3D printed bionic hand fitted to first patient

BEEAs winner Joel Gibbard has successfully fitted his low cost, 3D printed bionic hand to a 23-year-old UK man born without a right hand.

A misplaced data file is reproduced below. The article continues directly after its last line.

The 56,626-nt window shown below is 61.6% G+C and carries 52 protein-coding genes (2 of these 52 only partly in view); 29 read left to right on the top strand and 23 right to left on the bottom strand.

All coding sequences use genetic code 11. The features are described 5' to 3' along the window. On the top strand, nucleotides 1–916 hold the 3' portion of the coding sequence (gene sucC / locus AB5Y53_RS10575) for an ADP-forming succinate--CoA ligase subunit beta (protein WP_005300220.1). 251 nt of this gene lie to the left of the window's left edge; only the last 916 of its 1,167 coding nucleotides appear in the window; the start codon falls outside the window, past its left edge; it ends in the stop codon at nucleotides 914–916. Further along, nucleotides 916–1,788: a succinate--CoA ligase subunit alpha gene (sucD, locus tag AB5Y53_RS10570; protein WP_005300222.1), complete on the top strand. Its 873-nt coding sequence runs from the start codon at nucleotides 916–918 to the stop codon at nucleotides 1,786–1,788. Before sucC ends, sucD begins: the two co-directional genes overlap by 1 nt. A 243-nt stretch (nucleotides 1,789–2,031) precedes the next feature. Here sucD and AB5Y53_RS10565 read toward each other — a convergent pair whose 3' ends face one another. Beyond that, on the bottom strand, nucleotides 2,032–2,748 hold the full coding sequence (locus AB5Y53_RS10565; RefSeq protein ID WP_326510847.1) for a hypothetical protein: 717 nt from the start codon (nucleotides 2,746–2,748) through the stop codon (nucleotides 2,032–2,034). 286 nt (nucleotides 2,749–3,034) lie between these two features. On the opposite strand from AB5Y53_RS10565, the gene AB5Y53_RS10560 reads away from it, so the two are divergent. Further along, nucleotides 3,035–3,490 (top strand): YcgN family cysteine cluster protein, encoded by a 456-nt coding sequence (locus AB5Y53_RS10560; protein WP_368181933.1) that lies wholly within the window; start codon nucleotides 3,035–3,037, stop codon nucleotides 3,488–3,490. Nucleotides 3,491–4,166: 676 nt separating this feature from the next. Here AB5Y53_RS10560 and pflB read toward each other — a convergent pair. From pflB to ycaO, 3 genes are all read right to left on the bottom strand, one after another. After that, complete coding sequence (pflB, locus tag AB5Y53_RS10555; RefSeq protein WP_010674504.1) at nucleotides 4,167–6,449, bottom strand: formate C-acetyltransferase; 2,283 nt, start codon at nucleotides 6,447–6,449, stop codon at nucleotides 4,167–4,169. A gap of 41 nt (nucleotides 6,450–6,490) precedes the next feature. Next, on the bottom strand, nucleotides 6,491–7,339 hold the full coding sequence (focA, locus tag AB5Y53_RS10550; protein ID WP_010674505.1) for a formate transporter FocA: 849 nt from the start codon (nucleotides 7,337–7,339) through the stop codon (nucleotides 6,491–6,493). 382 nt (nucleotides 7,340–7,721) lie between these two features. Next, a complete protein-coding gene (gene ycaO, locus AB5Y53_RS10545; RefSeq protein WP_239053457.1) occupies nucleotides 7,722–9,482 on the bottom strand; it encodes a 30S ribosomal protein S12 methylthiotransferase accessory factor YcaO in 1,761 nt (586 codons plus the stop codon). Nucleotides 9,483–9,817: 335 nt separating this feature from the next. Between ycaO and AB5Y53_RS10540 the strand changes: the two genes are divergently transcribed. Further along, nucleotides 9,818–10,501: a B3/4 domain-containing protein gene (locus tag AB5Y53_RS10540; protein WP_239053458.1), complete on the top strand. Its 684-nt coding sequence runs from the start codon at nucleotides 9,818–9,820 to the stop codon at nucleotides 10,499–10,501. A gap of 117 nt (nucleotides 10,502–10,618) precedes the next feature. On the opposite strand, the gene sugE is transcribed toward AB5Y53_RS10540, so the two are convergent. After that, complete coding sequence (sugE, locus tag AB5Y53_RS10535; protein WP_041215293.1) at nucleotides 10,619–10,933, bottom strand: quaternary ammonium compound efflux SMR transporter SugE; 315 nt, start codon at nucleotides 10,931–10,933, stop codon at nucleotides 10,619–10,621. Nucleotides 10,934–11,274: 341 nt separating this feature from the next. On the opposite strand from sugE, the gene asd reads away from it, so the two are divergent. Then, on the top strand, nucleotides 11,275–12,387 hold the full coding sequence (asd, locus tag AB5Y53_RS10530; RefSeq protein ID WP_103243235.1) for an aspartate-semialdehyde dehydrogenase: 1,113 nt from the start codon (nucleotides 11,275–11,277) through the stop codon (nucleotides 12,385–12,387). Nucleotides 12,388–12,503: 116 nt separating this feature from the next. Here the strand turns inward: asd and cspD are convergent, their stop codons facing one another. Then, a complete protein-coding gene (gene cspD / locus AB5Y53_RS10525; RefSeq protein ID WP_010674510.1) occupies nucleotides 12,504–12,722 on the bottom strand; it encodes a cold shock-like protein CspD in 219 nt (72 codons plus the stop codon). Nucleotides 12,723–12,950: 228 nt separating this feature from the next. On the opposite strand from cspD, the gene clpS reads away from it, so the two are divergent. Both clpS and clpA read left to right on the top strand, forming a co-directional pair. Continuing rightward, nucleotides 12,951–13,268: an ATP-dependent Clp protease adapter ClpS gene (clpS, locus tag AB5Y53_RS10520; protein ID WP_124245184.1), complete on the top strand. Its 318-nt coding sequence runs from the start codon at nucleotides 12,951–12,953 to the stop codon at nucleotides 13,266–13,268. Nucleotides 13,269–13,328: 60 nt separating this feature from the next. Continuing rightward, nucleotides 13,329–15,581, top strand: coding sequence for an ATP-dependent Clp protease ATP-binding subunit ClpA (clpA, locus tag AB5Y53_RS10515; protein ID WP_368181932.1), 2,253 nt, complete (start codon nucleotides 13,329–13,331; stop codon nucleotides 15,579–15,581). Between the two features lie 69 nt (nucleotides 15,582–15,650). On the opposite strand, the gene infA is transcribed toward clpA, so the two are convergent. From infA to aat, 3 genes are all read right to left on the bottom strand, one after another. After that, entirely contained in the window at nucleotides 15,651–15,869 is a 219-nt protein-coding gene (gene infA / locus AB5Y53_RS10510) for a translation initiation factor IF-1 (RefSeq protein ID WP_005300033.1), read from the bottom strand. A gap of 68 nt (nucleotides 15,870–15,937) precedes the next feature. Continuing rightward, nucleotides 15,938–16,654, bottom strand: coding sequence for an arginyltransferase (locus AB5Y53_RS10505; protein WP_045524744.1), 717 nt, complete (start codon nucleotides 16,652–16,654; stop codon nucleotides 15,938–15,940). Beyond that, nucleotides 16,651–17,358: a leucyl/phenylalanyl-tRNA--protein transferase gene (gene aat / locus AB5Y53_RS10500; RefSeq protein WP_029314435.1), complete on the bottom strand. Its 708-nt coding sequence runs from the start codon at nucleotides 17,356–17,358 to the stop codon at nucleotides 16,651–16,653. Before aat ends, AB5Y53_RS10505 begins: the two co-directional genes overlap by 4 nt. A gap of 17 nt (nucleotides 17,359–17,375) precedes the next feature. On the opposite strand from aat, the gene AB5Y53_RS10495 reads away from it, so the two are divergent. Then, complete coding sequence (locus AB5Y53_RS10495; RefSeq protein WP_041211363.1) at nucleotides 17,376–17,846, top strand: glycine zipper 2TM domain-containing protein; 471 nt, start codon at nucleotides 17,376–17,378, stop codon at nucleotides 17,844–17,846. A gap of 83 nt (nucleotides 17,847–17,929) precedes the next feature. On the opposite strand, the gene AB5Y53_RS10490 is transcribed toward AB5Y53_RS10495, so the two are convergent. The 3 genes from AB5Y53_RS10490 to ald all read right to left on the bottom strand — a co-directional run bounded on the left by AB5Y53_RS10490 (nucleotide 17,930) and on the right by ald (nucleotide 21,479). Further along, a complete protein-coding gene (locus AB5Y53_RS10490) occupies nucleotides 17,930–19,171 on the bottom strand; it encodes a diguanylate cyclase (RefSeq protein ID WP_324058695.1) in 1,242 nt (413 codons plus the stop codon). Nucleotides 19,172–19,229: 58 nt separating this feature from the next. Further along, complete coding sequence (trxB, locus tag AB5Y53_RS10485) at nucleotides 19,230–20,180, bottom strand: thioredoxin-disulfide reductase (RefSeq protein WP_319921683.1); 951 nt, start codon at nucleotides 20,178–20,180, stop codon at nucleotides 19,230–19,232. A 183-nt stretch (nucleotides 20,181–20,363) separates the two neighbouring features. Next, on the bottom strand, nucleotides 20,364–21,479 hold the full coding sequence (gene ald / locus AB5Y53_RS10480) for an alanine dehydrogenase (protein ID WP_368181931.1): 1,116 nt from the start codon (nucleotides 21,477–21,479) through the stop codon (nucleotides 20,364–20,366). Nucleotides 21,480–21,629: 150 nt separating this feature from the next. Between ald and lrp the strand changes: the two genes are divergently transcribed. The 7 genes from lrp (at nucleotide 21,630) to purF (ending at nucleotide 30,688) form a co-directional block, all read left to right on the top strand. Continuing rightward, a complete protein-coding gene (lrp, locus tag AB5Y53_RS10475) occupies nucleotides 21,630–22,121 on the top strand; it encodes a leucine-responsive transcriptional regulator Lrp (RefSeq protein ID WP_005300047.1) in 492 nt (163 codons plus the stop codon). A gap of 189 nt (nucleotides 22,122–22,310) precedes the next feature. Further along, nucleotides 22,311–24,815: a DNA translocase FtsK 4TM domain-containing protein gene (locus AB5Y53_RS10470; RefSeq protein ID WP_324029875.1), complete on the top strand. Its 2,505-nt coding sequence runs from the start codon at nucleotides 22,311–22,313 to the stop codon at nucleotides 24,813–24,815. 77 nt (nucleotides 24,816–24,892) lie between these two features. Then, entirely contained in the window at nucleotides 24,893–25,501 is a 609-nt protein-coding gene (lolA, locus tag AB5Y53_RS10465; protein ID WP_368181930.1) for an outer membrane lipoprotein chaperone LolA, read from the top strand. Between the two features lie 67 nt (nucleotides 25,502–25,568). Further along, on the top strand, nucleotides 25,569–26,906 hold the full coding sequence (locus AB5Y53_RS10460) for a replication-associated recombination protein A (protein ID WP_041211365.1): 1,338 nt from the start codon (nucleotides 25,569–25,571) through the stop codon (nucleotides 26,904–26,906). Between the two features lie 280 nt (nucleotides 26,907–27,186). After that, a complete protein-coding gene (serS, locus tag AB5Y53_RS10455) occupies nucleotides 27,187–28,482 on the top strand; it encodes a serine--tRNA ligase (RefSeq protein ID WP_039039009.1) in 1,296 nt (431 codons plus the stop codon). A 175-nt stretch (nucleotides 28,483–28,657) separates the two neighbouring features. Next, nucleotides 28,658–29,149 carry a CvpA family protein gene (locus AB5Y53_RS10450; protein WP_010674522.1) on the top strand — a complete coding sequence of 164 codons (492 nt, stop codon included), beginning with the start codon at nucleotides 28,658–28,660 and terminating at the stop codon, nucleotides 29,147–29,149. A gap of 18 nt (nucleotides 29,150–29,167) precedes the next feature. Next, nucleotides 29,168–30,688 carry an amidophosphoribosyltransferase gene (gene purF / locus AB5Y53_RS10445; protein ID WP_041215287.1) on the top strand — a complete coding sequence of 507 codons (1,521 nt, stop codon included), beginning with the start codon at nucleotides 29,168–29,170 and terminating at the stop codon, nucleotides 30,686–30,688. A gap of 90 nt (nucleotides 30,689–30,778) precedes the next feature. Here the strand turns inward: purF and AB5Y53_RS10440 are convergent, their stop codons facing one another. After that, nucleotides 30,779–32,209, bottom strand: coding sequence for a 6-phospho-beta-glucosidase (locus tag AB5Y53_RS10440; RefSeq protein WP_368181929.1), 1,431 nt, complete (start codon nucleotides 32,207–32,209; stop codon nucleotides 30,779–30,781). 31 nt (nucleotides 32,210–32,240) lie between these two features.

The inventor, who was recently crowned Young Design Engineer of the Year at the 2014 British Engineering Excellence Awards, performed a world first by fitting Reading-based Daniel Melville with a 3D scanned and 3D printed, custom-fitted prosthetic socket and robotic hand. In just 20 minutes, Gibbard scanned Melville's right arm using a 3D sensor, created a 3D mesh of it and set up his 3D printer. The printing process took just 40 hours. "This is a dramatic reduction in time and cost for the prosthetics industry," he noted. "It was heartwarming to see something I've been working on for a year give someone some extra capabilities. "Watching Dan write, pick things up, and just play with stuff was pretty exciting for everyone. I did get to shake the hand I made for Dan and it was a bit surreal." Gibbard created the bionic with the goal of making robotic prosthetic hands more accessible to amputees. He now plans to reduce the weight of the first prototype by 50% and create new, quirkier designs that he hopes will encourage younger amputees to feel good about their difference. "I'm not going to be able to stop until I've made something that is perfect," he continued. "It has to be lightweight, low cost and creative. It has to make a real difference."